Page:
If they were to follow Dwalin’s idea they would have fallen into the trap that Azog has already planned for in advance. However, leaving Ravenhill leaves them with the urge to face Azog another day. 

The trap has already been placed and has successfully bore fruit, though Dwalin and Thorin do not know it yet. Thorin wants Fili and Kili recalled from their scouting mission in the watchtower. He cannot know that one of their lives has already been compromised. 

Death of Fili

Bilbo: “Oh.”

Azog: “This one dies first. Then the brother. Then you, Oakenshield. You will die last.” 

Fili: “Go. Run!”

Azog: “Here ends your filthy bloodline.”

Thorin: “Kili!” 

Dwalin: “Thorin. Thorin. No.” 

Before the eyes of Thorin, Dwalin, Bilbo and Kili, Azog pierces the body of Fili, killing him instantly. As he falls from the watchtower, the terror and grief in his brother’s eyes is undeniable. Kili then rushes toward Azog to avenge his brother’s death. He cannot stand idly by when this idle creature has just killed his own flesh and blood.

Thorin hurries toward him to aid him in his efforts to avenge his brother’s death. Dwalin follows suit. As his right-hand man, his lieutenant he needs to be at his leader’s side to provide him with any assistance possible.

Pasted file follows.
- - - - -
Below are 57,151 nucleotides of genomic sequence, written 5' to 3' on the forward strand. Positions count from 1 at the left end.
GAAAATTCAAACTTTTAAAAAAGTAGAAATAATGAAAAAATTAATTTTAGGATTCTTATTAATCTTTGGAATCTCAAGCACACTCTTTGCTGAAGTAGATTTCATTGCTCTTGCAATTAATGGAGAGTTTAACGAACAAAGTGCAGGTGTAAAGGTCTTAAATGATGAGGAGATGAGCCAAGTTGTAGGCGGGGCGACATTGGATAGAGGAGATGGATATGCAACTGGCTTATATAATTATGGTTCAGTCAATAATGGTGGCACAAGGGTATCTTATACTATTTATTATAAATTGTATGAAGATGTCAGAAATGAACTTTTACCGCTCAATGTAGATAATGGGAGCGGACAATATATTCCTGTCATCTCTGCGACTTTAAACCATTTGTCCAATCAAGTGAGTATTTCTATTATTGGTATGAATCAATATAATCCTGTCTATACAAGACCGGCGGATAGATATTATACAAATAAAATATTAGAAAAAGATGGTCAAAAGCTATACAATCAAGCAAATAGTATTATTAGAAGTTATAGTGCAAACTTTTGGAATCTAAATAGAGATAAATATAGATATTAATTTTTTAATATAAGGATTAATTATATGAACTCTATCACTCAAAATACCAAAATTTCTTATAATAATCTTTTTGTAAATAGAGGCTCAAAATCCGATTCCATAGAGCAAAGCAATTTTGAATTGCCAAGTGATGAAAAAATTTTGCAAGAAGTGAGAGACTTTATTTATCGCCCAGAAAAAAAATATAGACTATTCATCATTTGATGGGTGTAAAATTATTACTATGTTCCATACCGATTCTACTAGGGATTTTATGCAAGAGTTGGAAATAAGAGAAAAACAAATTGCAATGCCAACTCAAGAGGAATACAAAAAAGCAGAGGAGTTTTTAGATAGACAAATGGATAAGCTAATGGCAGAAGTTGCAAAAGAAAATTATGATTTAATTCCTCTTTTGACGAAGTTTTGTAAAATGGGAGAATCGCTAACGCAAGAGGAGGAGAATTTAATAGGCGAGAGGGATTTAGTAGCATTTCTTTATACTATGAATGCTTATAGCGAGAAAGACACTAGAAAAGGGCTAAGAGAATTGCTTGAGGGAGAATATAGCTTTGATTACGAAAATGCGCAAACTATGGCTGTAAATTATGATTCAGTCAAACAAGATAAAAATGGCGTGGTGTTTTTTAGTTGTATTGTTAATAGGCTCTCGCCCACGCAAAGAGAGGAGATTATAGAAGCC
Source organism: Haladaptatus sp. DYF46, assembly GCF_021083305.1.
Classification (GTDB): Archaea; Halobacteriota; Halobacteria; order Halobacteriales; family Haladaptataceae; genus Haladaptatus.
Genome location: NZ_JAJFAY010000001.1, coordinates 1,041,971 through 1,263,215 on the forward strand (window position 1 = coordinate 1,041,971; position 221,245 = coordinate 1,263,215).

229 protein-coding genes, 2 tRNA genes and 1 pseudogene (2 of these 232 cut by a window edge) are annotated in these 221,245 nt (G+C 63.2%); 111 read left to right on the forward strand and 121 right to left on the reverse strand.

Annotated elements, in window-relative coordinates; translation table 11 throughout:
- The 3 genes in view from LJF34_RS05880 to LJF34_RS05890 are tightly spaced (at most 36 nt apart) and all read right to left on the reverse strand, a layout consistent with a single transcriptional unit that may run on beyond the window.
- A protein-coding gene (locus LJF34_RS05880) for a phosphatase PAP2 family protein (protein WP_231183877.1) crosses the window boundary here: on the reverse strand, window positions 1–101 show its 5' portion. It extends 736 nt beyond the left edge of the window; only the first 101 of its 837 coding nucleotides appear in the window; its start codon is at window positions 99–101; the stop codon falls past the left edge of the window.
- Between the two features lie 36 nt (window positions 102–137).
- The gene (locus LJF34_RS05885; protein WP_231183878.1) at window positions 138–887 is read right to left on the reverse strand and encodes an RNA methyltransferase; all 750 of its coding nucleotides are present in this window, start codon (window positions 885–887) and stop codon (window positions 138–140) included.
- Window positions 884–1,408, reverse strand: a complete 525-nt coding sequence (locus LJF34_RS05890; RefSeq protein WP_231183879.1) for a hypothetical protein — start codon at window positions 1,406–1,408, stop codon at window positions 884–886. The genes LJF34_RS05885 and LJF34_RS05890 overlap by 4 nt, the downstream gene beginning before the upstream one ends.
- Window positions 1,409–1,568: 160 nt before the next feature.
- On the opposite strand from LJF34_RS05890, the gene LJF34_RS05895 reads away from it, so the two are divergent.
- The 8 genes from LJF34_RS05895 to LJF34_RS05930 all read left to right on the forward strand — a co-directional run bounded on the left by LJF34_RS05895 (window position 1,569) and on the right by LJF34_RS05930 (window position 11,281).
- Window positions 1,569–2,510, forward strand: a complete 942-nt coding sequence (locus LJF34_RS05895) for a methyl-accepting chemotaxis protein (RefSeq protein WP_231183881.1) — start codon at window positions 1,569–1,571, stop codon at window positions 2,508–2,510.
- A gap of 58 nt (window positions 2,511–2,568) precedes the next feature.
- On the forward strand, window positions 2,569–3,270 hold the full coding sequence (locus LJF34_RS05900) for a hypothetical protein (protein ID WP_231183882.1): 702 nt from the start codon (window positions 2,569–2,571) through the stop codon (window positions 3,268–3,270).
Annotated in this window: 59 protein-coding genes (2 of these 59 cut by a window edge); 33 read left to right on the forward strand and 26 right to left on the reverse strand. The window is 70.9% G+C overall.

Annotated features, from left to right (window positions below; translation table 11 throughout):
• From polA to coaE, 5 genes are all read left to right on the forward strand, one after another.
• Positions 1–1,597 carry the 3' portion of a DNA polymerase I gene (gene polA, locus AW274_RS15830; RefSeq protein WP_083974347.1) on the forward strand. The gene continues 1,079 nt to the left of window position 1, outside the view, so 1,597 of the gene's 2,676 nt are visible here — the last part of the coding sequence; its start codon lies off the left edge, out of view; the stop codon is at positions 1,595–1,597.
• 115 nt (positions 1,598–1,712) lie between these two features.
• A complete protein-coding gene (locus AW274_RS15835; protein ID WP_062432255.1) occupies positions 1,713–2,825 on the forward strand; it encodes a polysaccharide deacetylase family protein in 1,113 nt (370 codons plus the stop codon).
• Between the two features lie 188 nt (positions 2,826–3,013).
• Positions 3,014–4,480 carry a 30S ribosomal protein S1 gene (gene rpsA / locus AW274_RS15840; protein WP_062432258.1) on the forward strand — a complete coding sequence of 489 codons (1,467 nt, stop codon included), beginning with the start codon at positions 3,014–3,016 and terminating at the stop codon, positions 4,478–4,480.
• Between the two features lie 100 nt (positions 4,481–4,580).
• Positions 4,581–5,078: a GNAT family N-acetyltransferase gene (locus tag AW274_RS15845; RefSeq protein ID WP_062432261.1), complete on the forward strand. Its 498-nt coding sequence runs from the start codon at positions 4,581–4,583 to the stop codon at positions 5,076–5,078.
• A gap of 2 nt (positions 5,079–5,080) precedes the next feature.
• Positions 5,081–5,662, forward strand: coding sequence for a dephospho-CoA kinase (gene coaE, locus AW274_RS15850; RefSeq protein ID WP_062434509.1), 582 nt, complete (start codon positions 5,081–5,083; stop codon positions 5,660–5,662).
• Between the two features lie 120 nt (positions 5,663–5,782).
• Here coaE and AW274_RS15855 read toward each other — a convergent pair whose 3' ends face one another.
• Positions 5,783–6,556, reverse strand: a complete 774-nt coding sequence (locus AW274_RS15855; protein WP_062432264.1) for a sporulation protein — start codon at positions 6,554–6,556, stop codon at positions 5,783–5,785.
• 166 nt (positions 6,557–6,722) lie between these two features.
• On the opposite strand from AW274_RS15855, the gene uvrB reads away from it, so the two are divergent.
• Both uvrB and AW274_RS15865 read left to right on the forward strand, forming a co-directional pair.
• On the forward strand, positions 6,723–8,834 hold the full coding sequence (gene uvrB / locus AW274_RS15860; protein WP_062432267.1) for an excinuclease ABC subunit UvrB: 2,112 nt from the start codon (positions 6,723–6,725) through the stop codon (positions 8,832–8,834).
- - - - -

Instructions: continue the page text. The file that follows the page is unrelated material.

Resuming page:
Bilbo remains in shock over the act he has just witnessed. To have a close member of the company be alive one minute and dead the next must be a devastating feeling. He stumbles back the way he came from, directionless, confused. 

Losing consciousness

Bolg: “Slay them all.” 

Tauriel: “No. Kili.” 

Azog: “Go in for the kill. Finish him.” 

Tauriel: “Kili! Kili!”

Kili: “Tauriel!”

Tauriel: “Kili.” 

Bolg’s army out of Gundabad arrives at Ravenhill. Dwalin fights the Orcs off as much as he can, as well as Bilbo, who still feels fear of the creatures. As Bolg himself runs forward over the walls, approaching Bilbo, Bilbo raises his hand to throw a rock at Bolg’s head, as he did with the other Orcs. However, Bolg, with a move of his arm incapacitates Bilbo by hitting him in the head with the hilt of his weapon. Bilbo falls, unconscious.

A Leggy moment

Meanwhile, Tauriel searches the Ravehill ruins for Kili. Legolas, fights his own battle in a more flamboyant way than the others. He uses a bat from the Gundabad army as his transportation to the rest of the Orcs heading for Ravenhill. With the bat holding his feet in place he hangs upside down, slashing the oncoming Orcs with his two white knives, the same ones we have seen him use in the Lord of the Rings. 

Death of Kili

Tauriel moves ever closer to Kili, following the sound of his voice. But before she can reunite with him, she encounters Bolg, who she engages alone, suffering the consequences of a superior fighter. He slams her head against a staircase and smashes her body against the opposite wall with all his might, leaving her bleeding and hurting.

From above, Kili leaps onto Bolg just as he heads over the Tauriel lying on the floor, heaving his weapon above his head ready to strike her down. Kili halts Bolg’s attempt at killing Tauriel, but brings himself into danger.